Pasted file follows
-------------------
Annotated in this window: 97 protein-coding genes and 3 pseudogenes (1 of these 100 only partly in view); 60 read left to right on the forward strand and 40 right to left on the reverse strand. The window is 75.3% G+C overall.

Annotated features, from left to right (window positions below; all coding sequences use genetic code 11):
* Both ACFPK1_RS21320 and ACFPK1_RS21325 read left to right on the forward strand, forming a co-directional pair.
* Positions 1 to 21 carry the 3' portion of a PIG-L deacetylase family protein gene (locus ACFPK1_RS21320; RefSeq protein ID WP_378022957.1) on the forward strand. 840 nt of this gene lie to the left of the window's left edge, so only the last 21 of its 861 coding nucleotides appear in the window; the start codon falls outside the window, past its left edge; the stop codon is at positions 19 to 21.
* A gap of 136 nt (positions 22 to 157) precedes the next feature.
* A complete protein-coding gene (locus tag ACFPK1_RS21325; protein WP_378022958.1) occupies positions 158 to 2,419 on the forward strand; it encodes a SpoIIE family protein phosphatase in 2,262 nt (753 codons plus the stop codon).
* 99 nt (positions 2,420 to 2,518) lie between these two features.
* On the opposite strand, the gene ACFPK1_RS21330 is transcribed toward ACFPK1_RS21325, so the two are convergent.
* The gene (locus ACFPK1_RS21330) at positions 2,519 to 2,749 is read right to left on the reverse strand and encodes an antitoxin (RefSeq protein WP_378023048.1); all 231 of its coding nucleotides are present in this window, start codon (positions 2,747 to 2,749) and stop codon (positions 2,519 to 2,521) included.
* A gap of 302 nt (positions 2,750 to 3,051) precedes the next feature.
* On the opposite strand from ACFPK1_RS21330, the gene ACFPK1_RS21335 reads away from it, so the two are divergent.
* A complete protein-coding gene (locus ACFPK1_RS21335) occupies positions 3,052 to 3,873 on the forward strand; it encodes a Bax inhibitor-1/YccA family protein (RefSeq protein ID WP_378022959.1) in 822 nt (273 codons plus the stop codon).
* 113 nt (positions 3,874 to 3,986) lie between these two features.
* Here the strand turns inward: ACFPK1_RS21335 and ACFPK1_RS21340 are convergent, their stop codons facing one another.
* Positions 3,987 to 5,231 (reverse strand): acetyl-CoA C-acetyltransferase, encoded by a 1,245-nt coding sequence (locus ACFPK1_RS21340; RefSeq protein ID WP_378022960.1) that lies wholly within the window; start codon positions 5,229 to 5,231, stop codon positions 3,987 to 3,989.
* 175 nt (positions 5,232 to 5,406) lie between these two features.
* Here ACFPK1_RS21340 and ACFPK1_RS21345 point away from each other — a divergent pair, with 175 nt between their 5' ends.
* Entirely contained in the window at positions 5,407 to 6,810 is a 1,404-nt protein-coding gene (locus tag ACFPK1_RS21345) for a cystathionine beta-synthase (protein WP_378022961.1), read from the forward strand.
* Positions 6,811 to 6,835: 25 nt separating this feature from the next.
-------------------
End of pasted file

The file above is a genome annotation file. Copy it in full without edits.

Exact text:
Annotated in this window: 97 protein-coding genes and 3 pseudogenes (1 of these 100 only partly in view); 60 read left to right on the forward strand and 40 right to left on the reverse strand. The window is 75.3% G+C overall.

Annotated features, from left to right (window positions below; all coding sequences use genetic code 11):
* Both ACFPK1_RS21320 and ACFPK1_RS21325 read left to right on the forward strand, forming a co-directional pair.
* Positions 1 to 21 carry the 3' portion of a PIG-L deacetylase family protein gene (locus ACFPK1_RS21320; RefSeq protein ID WP_378022957.1) on the forward strand. 840 nt of this gene lie to the left of the window's left edge, so only the last 21 of its 861 coding nucleotides appear in the window; the start codon falls outside the window, past its left edge; the stop codon is at positions 19 to 21.
* A gap of 136 nt (positions 22 to 157) precedes the next feature.
* A complete protein-coding gene (locus tag ACFPK1_RS21325; protein WP_378022958.1) occupies positions 158 to 2,419 on the forward strand; it encodes a SpoIIE family protein phosphatase in 2,262 nt (753 codons plus the stop codon).
* 99 nt (positions 2,420 to 2,518) lie between these two features.
* On the opposite strand, the gene ACFPK1_RS21330 is transcribed toward ACFPK1_RS21325, so the two are convergent.
* The gene (locus ACFPK1_RS21330) at positions 2,519 to 2,749 is read right to left on the reverse strand and encodes an antitoxin (RefSeq protein WP_378023048.1); all 231 of its coding nucleotides are present in this window, start codon (positions 2,747 to 2,749) and stop codon (positions 2,519 to 2,521) included.
* A gap of 302 nt (positions 2,750 to 3,051) precedes the next feature.
* On the opposite strand from ACFPK1_RS21330, the gene ACFPK1_RS21335 reads away from it, so the two are divergent.
* A complete protein-coding gene (locus ACFPK1_RS21335) occupies positions 3,052 to 3,873 on the forward strand; it encodes a Bax inhibitor-1/YccA family protein (RefSeq protein ID WP_378022959.1) in 822 nt (273 codons plus the stop codon).
* 113 nt (positions 3,874 to 3,986) lie between these two features.
* Here the strand turns inward: ACFPK1_RS21335 and ACFPK1_RS21340 are convergent, their stop codons facing one another.
* Positions 3,987 to 5,231 (reverse strand): acetyl-CoA C-acetyltransferase, encoded by a 1,245-nt coding sequence (locus ACFPK1_RS21340; RefSeq protein ID WP_378022960.1) that lies wholly within the window; start codon positions 5,229 to 5,231, stop codon positions 3,987 to 3,989.
* 175 nt (positions 5,232 to 5,406) lie between these two features.
* Here ACFPK1_RS21340 and ACFPK1_RS21345 point away from each other — a divergent pair, with 175 nt between their 5' ends.
* Entirely contained in the window at positions 5,407 to 6,810 is a 1,404-nt protein-coding gene (locus tag ACFPK1_RS21345) for a cystathionine beta-synthase (protein WP_378022961.1), read from the forward strand.
* Positions 6,811 to 6,835: 25 nt separating this feature from the next.